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Talent

The future of talent management

When it comes to processes and technology, it is time to treat talent like a business imperative.

Based on these types of challenges, even organisations that have deployed satisfactory talent management programmes have found difficulty controlling the infrastructure — people, processes, and technology — to sustain them. Many are also finding they need to plan, implement, and manage talent initiatives with an operational mindset that more closely resembles the way they address other business challenges. This heightened focus on the operational aspects of talent strategies can be referred to as “talent-led HR Transformation” — and can be a key element in the next evolution of HR Transformation.

1. Source: Talent 2020

Today’s talent leaders are searching for ways to cope with challenges from skill gaps to globalisation to concerns about succession planning and future leadership. Given the critical nature of these talent issues, organisations have responded with a broad array of initiatives that focus on talent attraction, development, and retention. According to a 2010 Deloitte survey, talent leaders’ top concerns include:

  • Continuing talent shortages despite high unemployment rates in the U.S. and abroad. Many executives predict talent shortages across key business units and executive leadership — which are needed to drive growth and innovation. Nearly three of four executives surveyed predicted talent shortages in R&D.
  • The global race for talent. The recession did not reduce the pace of globalisation — instead, many executives recognise that the once-emerging markets of the pre-recession days have become the catalysts for future growth, placing tremendous demands on talent managers to get new people in new jobs at new locations.
  • Challenges in developing the next generation of leaders. Looking out over a more complex and ever-changing business environment and the impending retirement of baby boomers, many executives expressed concern over their companies’ leadership development programs and pipelines, believing this will be the highest talent priority three years from now.
  • Retention of critical talent. Fifty-nine per cent of executives reported that voluntary turnover had increased between October 2009 and October 2010 and 61 per cent believed that it would increase over the following 12 months. Moreover, 29 per cent of respondents expressed very high concern about losing critical talent and 25 per cent reported a very high concern about retaining leadership.[1]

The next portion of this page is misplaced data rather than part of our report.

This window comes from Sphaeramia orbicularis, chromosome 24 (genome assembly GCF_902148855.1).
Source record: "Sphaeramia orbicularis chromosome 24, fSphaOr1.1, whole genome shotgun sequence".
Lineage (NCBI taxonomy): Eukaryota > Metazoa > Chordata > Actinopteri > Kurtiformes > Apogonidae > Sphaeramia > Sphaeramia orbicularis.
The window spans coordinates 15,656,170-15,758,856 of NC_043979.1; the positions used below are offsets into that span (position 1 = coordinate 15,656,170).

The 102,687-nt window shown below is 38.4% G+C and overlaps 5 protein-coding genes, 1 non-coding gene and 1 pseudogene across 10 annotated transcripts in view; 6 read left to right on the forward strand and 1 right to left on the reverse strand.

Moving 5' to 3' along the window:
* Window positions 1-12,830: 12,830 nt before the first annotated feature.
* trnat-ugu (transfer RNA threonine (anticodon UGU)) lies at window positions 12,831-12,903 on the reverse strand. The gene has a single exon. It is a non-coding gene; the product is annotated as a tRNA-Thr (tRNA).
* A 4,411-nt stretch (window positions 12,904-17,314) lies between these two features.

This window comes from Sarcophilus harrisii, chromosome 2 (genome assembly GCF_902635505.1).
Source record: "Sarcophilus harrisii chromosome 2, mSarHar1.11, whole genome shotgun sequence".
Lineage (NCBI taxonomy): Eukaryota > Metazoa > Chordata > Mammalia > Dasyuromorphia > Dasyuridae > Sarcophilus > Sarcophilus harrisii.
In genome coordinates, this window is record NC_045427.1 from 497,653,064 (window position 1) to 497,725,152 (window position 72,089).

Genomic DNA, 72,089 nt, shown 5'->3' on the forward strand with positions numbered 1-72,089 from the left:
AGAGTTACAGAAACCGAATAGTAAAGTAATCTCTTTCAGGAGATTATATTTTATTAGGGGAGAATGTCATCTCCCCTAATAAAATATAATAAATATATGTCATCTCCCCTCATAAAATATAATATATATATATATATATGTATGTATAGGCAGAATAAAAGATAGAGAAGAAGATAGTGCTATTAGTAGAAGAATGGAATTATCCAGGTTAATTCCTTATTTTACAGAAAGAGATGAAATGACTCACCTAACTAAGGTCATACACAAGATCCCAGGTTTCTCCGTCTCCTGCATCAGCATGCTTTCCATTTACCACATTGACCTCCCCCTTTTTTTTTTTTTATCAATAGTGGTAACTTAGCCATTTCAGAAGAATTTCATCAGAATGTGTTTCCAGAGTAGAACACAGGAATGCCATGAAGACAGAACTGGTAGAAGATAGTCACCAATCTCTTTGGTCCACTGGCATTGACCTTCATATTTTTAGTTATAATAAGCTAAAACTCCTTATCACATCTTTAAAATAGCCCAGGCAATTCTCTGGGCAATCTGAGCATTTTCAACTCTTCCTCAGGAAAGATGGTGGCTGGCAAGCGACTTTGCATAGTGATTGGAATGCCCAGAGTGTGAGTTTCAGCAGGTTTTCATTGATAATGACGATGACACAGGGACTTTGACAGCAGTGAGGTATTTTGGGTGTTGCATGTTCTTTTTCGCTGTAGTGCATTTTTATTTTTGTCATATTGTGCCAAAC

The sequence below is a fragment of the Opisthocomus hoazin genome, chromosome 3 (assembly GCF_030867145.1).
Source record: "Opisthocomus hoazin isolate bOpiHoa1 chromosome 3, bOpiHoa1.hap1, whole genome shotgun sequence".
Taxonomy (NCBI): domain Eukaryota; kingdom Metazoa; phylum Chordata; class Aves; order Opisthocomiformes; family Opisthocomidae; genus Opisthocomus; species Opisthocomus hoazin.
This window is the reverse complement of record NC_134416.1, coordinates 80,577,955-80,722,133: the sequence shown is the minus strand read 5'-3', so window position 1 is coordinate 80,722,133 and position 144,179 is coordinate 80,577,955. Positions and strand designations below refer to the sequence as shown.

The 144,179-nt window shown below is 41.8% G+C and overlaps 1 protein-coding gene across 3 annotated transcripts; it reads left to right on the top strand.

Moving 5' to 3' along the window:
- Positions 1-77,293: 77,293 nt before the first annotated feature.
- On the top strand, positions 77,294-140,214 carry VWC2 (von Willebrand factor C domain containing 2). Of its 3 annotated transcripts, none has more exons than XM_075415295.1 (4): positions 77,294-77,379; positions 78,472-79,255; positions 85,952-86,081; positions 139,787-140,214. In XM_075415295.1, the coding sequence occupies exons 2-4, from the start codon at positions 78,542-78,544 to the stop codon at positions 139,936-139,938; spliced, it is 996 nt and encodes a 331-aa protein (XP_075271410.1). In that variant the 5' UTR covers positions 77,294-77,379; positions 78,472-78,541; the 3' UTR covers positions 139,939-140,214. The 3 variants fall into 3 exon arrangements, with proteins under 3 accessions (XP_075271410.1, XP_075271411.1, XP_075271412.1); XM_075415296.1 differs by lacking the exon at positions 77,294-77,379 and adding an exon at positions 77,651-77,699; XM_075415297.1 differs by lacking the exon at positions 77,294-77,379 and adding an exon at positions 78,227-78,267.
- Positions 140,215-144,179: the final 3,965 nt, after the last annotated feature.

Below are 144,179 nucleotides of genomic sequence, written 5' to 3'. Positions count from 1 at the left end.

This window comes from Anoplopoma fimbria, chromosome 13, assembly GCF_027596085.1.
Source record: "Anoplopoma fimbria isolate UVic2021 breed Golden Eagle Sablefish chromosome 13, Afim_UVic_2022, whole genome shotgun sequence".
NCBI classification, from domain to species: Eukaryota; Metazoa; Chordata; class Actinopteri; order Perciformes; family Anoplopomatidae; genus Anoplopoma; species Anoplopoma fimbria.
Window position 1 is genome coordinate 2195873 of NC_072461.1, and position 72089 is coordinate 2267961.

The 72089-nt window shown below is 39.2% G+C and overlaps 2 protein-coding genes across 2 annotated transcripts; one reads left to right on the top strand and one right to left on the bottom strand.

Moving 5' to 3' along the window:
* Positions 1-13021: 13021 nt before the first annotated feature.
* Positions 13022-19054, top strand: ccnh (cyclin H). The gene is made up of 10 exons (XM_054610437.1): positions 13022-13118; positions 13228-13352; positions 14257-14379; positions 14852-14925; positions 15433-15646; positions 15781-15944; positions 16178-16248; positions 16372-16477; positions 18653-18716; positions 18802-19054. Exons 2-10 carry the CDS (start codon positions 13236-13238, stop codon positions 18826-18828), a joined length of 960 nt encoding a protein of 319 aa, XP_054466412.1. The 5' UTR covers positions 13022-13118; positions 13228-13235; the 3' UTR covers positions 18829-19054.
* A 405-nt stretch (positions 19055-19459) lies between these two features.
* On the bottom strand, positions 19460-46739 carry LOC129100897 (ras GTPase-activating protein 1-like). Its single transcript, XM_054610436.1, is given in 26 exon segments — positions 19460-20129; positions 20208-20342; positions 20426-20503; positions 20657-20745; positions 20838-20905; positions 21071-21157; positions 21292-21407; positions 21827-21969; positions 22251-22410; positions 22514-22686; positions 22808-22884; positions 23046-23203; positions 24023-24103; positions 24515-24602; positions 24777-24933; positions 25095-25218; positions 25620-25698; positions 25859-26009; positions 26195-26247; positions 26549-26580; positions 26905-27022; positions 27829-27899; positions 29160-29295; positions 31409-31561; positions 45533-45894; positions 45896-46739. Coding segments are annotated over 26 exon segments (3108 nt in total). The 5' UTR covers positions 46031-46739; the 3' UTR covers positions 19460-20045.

While organisations have had varied outcomes addressing these top talent priorities, many organisations are now sorting through a patchwork of their various talent approaches, programmes, and initiatives. The near-term result is an operational headache that should be rationalised and made manageable for the long term. However, a variety of challenges should be overcome.

A common response to talent gaps has been to conceive of and execute various “programmes” — such as new recruiting strategies, strengthened career paths, enhanced retention incentives, or modified performance management processes. Unfortunately, these approaches have typically focused on what to do, not how to do it. That can place insufficient focus on the resources it will take to implement and then sustain these initiatives over the long run.

Even talent-oriented organisations tend to address their talent issues topic by topic, not within the context of an integrated talent strategy or framework. Because different elements in the talent lifecycle are closely related, this lack of a holistic view can stand in the way of achieving strategic talent objectives. In addition, the people, processes, and technology supporting these activities often operate with minimal coordination or integration.

Not only are talent programmes, policies, and technologies separated across talent silos, they also tend to vary by country and region, which multiplies the effort and cost needed to maintain them. As companies seek to operate on a more global basis, this makes it increasingly challenging to achieve talent objectives both effectively and efficiently.

Organisations have invested in talent programmes based largely on intuition. Some of these investments have yielded benefits, but few organisations can quantity them. Many organisations focus on the investment required to implement a programme but fail to account for or monitor the effort to manage it over the long term.

Organisations have invested in talent programmes based largely on intuition.

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